Airshow Review – Little Gransden 27th August 2017

After returning to this classic little show for the first time in many years in 2016, the 2017 instalment had been highly anticipated. Rightly so as the event certainly delivered one of the most varied afternoon’s flying of the airshow season. It also made a pleasant change having seemingly spent most previous visits ducking in and out of the hangars from rainstorms, to be doing the same to get out of the heat! This show probably benefited from one of the best weather days of the entire season.


As always, there is much more to Gransden than just the flying display, the whole event is a great day out and raises money for a fantastic cause, Children in Need. The morning passed by very quickly once the stalls, classic cars and Hawker Fury and Hurricane projects had been sufficiently explored.


The flying got underway after lunch with a brief appearance from airfield owner and aerobatic pilot Mark Jeffries arriving in style in a para-motor. The main display began with the return of a Gransden tradition. I fondly remember the classic rattle of a T-28 Fennec kicking off the flying displays in years gone by so it was great to see Trojan G-TROY making its first appearance at the airfield. This was the first time I’d seen the aircraft perform in its new USAF paintscheme and it did not disappoint. Plenty of low topside passes and unusual twists like the landing configuration pass round the Gransden bend made for a great opening act.


Following the T-28 was another act I’m not convinced I’ve seen as part of a flying display before, the inimitable Broussard. This example, part of the Real Aeroplane Company collection based at Breighton in Yorkshire, put on a great display with a great demonstration of the aircraft’s low speed flying capabilities.


The Radial fun kept on coming with the debut flying display performance from the Leicester based Beech 18 flown by Nick Houghton. It’s nice to see this aircraft getting about so much have previously been a regular sight when operated by the Aircraft Restoration Company. This first display showed the aircraft off to great effect with great, towering wingovers.

Another act that is part of the fabric of the Little Gransden show is Captain Neville’s flying circus. The team once again delivered a polished display of barnstorming including balloon bursting and double limbo flying.


Bucker Jungman displays have become a rarer feature of flying displays in recent years so it was a positive change to see a solo routine included as part of the display. It has to be said this was an undoubted highlight of the day with a superb demonstration of low level energy management and some lovely aerobatic figures.


The surrounding area of Little Gransden is rich is wartime history and time is always taken as part of the afternoon’s activities for a short memorial service. This service was due to be followed by a display from Hurricane Heritage’s R4118 but sadly the Hurricane went unserviceable shortly before its slot meaning that after a short delay it was left to the Bristol Blenheim and John Romain to restart the flying. What more can be said about this fantastic aircraft and displays it puts on? Well this performance at Gransden took things up a level. The bend was put to incredible use and the commentary was kept to an absolute minimum throughout the display allowing the assembled crowd to savour one of the shining lights of the UK warbird scene, magic!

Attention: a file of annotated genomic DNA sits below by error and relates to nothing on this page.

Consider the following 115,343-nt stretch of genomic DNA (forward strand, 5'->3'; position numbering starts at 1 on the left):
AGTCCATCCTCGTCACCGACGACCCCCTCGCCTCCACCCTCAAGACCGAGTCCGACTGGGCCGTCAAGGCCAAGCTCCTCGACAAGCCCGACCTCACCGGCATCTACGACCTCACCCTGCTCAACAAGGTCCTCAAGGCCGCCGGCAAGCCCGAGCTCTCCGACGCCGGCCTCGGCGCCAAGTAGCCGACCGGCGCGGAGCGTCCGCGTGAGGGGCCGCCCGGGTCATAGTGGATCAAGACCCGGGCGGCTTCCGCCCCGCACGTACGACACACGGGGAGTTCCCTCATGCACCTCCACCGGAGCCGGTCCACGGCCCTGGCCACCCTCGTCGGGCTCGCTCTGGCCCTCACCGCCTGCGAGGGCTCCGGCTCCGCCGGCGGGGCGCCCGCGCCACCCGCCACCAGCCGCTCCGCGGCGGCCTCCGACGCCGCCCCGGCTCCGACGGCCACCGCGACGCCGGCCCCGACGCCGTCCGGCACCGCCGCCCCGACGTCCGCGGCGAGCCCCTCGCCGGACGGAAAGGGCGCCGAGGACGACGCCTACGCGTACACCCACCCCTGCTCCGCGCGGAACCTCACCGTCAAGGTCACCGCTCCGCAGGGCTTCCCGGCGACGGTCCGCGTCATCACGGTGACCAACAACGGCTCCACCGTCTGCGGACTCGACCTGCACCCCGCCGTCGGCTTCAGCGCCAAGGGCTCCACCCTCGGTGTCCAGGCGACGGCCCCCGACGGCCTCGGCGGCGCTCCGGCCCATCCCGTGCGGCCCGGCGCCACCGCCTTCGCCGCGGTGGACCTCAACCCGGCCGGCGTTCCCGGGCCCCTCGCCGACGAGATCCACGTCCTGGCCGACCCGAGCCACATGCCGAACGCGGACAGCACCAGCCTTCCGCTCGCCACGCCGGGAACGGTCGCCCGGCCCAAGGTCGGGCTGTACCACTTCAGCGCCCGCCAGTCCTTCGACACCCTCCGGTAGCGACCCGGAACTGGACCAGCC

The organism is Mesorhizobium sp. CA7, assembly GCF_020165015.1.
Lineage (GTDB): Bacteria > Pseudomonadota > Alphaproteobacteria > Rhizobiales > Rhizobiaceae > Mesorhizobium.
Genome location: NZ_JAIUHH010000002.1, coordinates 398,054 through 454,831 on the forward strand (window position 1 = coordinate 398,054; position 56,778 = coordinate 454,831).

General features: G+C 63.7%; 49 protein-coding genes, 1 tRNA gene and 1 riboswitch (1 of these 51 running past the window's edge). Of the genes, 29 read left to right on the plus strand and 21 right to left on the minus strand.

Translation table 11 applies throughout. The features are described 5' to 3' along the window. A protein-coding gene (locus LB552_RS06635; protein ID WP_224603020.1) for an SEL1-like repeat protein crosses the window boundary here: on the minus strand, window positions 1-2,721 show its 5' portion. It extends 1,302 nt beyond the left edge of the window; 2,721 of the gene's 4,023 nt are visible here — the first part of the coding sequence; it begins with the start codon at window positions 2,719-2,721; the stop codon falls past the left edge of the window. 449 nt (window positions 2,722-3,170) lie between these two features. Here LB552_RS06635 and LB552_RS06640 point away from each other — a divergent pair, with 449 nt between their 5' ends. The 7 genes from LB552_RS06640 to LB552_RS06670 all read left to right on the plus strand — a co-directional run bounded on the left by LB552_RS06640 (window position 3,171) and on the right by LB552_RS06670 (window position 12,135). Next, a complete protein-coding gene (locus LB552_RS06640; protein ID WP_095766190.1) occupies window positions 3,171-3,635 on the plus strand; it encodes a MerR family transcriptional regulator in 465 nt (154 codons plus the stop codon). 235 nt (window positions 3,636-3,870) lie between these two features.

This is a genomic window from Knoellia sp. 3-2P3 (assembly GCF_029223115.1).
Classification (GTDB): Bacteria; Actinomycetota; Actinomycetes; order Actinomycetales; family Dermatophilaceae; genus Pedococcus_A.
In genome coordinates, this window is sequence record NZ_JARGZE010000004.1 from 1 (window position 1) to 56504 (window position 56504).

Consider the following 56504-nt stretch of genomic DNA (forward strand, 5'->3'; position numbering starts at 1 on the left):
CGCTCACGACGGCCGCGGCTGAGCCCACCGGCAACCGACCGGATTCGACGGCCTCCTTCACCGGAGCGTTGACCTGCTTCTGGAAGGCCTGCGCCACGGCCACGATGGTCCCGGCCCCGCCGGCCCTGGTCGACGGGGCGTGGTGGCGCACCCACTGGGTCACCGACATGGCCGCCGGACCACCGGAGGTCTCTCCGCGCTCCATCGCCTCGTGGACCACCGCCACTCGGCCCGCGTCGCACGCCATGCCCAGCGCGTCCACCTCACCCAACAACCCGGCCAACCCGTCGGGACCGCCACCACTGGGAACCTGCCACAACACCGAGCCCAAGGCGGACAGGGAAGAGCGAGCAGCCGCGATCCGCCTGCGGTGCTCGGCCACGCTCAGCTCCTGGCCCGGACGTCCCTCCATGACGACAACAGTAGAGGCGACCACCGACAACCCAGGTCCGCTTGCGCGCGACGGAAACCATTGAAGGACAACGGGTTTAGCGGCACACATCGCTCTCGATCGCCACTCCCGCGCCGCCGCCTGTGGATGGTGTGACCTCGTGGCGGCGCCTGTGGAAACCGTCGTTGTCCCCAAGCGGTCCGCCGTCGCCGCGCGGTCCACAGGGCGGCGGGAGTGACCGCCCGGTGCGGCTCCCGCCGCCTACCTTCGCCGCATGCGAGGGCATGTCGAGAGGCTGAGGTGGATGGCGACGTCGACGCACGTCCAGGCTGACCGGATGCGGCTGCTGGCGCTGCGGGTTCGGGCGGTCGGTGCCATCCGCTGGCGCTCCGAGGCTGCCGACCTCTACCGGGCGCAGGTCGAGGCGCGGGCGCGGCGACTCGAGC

Further WW2 entertainment came from a stunningly tight flat display from the Duxford based T-6 “Wacky Wabbit”, certainly as energetic a Harvard solo as I remember in recent times. I finally got the opportunity to see Will Greenwood’s Yak-3 display as well after various chances to see the aircraft fly haven’t worked out. It was great to see a classic graceful aerobatic routine from a beautiful example of the Russian fighter.



The final WW2 display of the day came from Sally B in the hands of Peter Kaypurs. As you might expect the display was very energetic and made a big impact on the small display line at Gransden.


There was also a small Vietnam era tribute with a display from the Cessna Bird Dog and a fuel stop from the Bronco, which made for an impressive late departure after the show.



Aerobatic displays always play a big part in the flying display and this year was no different. The always entertaining “Little and Large” duo, featuring an Extra 300 and a 40% scale model performing synchronised aerobatics joined a line-up that included a 5 ship Global Stars display and a show stopping finale performance from Lauren Richardson in her Pitts Special.



There were other Gransden based assets on display as well with a solo from the based Stearman and the classic Spartan Executive pair which combined close formation displays with a flowing tail chase.



Little Gransden delivered another fantastic show in 2017 with great variety and a selection of acts that only really get a chance to display at this event. I hope the event managed to raise plenty of money for Children in Need and I am already looking forward to the 2018 instalment!

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